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Biden on infrastructure: Inaction is not an option

Joe Biden
Posted at 2:32 PM, Apr 07, 2021
and last updated 2021-04-07 16:32:03-04

President Joe Biden said on Wednesday he is willing to compromise on his $2 trillion infrastructure plan, but said that “inaction is not an option.”

Getting the plan through Congress, even with Democratic control of the House and Senate, will be a challenge. He’ll need every Democratic senator to approve, and has little room for error in the House.

With a potential increase to the corporate tax rate, some moderate Democrats may be irritable about raising taxes.

The multi-trillion-dollar plan has also been criticized for containing more than funds for roads and bridges. Funds are also being used for things like Amtrak, rural broadband, the electric grid, rehabbing homes, and research and development for science and health care.

"We need to start see infrastructures through its effect on the lives of working people in America,” Biden said. “What is the foundation today that they need to carve out their place in the middle class to make it? To live? To go to work? To raise their families with dignity? To ensure good jobs will be there for their kids, no matter who they are or what zip codes they live in? That's what infrastructure means in the 21st century. "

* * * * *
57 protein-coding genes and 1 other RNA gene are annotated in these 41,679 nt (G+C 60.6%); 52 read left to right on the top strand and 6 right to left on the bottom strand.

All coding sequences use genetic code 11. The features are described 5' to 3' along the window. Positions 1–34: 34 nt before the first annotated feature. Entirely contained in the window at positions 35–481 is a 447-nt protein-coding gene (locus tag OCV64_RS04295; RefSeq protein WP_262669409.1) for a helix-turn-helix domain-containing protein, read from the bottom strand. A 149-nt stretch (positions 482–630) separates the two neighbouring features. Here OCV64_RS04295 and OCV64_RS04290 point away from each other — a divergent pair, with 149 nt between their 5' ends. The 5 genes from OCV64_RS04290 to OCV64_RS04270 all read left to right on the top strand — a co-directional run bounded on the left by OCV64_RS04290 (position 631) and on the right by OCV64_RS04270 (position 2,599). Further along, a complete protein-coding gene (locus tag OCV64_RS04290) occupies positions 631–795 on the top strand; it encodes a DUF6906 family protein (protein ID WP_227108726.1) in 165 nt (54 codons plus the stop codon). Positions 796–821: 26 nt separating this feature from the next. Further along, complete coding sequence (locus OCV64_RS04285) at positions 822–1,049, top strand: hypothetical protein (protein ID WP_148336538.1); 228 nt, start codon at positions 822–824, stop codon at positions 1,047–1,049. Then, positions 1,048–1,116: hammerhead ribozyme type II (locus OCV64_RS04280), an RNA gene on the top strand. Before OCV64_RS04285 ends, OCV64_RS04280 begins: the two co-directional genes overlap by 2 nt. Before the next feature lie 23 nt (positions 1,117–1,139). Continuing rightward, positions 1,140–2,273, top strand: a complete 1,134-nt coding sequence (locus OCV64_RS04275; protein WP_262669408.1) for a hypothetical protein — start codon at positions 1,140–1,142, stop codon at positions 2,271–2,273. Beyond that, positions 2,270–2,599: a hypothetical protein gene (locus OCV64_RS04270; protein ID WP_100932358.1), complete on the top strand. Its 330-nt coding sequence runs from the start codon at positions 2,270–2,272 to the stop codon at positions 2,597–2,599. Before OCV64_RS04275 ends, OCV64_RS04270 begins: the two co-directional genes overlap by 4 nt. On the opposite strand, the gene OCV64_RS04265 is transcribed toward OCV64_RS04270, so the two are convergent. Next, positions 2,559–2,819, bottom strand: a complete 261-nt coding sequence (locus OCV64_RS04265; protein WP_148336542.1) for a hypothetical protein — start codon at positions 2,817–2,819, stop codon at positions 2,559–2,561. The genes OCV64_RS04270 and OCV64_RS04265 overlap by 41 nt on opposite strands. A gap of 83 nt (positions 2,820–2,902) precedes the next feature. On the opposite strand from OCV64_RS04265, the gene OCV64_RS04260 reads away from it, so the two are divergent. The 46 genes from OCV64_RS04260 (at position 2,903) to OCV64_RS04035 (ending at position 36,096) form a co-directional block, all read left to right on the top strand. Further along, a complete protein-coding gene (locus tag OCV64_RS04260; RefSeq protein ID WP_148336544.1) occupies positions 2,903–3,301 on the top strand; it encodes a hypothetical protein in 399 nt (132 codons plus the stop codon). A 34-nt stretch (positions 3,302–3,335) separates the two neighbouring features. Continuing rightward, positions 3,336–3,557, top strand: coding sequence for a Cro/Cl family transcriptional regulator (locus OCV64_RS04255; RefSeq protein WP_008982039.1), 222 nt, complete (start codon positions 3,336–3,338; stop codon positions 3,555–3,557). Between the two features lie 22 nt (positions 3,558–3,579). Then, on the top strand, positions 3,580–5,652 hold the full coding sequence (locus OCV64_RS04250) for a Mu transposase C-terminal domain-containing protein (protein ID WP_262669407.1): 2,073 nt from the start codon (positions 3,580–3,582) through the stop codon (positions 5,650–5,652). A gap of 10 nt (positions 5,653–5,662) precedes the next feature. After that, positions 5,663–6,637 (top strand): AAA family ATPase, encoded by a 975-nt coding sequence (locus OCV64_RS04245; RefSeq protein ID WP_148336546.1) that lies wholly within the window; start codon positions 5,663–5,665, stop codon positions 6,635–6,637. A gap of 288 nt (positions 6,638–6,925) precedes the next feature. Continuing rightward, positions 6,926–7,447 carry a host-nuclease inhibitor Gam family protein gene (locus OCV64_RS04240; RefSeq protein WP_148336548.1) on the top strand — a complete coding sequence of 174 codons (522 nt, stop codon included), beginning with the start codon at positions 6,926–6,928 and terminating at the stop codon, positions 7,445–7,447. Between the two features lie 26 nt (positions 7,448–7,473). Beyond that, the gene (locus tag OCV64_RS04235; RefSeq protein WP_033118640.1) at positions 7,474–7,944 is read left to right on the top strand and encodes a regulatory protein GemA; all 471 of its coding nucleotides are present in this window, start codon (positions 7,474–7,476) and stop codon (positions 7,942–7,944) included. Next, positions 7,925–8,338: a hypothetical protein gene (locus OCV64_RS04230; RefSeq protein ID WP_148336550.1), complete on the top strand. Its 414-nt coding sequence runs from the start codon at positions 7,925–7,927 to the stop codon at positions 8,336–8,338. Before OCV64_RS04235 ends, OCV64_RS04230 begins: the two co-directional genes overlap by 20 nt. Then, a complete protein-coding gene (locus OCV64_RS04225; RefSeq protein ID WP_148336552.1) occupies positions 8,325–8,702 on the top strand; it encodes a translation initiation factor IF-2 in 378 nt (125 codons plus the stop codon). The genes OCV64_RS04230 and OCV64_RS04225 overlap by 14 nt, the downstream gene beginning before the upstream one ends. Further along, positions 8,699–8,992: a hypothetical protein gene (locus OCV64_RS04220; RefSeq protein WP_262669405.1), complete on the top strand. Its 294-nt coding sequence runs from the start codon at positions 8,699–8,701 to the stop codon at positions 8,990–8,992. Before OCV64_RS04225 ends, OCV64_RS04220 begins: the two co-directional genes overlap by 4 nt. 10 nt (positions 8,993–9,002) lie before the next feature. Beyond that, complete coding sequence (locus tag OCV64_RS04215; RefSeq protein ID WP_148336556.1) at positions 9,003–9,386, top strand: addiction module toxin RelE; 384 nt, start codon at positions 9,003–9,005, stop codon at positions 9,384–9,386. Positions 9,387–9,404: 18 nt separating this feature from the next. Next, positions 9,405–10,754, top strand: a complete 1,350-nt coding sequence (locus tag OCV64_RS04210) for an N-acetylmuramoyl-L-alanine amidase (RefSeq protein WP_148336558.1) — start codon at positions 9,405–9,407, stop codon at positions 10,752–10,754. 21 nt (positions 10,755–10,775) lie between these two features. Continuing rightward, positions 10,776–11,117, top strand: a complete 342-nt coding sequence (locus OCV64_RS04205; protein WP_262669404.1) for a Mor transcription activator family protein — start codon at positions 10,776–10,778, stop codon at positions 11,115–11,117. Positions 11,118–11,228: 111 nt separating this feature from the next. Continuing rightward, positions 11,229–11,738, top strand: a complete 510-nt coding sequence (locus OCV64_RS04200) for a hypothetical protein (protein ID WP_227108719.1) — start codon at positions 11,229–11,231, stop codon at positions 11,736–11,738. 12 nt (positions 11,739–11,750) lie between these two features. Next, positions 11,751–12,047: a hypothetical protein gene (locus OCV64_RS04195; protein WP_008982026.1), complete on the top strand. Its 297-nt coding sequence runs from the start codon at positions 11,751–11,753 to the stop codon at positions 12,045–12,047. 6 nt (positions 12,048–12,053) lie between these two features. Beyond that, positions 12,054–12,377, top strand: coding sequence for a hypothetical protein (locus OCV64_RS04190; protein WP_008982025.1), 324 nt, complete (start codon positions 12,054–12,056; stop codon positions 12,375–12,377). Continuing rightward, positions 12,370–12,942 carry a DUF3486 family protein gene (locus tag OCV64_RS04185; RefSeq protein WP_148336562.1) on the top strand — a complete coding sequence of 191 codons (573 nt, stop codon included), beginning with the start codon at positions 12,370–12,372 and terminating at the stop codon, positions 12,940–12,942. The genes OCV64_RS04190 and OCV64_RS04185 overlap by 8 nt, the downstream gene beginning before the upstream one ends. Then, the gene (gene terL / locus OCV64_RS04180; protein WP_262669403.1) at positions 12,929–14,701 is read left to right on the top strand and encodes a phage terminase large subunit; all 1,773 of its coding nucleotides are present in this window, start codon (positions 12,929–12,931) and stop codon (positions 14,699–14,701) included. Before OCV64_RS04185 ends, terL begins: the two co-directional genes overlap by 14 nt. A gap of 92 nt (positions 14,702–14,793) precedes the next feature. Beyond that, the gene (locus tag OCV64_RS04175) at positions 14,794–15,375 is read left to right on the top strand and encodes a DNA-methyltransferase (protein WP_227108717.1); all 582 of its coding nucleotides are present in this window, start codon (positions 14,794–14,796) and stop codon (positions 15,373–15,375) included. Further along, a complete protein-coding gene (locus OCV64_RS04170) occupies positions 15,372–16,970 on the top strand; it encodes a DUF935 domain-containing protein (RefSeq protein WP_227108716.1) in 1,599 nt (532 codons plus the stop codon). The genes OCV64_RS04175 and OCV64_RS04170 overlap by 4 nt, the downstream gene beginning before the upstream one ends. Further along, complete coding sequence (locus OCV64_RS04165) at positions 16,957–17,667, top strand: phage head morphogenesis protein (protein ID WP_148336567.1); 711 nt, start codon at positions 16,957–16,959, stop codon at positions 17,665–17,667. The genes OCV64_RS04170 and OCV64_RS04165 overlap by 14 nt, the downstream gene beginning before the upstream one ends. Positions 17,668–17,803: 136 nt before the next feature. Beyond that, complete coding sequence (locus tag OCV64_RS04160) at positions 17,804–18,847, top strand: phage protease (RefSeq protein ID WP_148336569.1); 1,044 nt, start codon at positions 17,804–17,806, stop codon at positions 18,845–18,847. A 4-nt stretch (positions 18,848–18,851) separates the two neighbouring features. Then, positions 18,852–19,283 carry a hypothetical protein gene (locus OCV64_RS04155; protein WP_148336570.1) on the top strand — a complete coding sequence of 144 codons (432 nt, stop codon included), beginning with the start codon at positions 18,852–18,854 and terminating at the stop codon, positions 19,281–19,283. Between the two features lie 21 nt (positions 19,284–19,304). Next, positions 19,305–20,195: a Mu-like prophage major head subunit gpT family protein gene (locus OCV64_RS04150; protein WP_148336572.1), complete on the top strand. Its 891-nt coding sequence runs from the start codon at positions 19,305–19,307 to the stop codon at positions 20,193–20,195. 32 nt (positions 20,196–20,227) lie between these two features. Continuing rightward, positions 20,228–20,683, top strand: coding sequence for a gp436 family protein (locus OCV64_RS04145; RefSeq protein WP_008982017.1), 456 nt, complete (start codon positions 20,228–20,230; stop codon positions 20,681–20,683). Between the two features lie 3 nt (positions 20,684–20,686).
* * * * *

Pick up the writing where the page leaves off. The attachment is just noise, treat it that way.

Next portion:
Some Republicans say that Biden’s plan goes beyond infrastructure.

“They're trying to take 70% of this bill and call it infrastructure in a new way than we've ever talked about infrastructure before,” Sen. Roy Blunt, a Missouri Republican, said on Fox News Sunday.

While Biden says he is open to negotiating with Republicans and swing Democrats, he promised not to sign any bill that would raise taxes to anyone making less than $400,000 per year.

“We'll be open to good ideas and good-faith negotiations. But here's what we won't be open to. We will not be open to doing nothing. Inaction simply is not an option,” Biden said.

The corporate tax rate would go from 21% to 28% under the plan. The corporate tax rate was previously 35% for more than two decades before it was cut during the Trump administration.

Sen. Mitch McConnell told reporters that increasing the corporate tax rate would not be favored by Republicans.

“I can't imagine that's going to be very appealing to many Republicans,” McConnell said.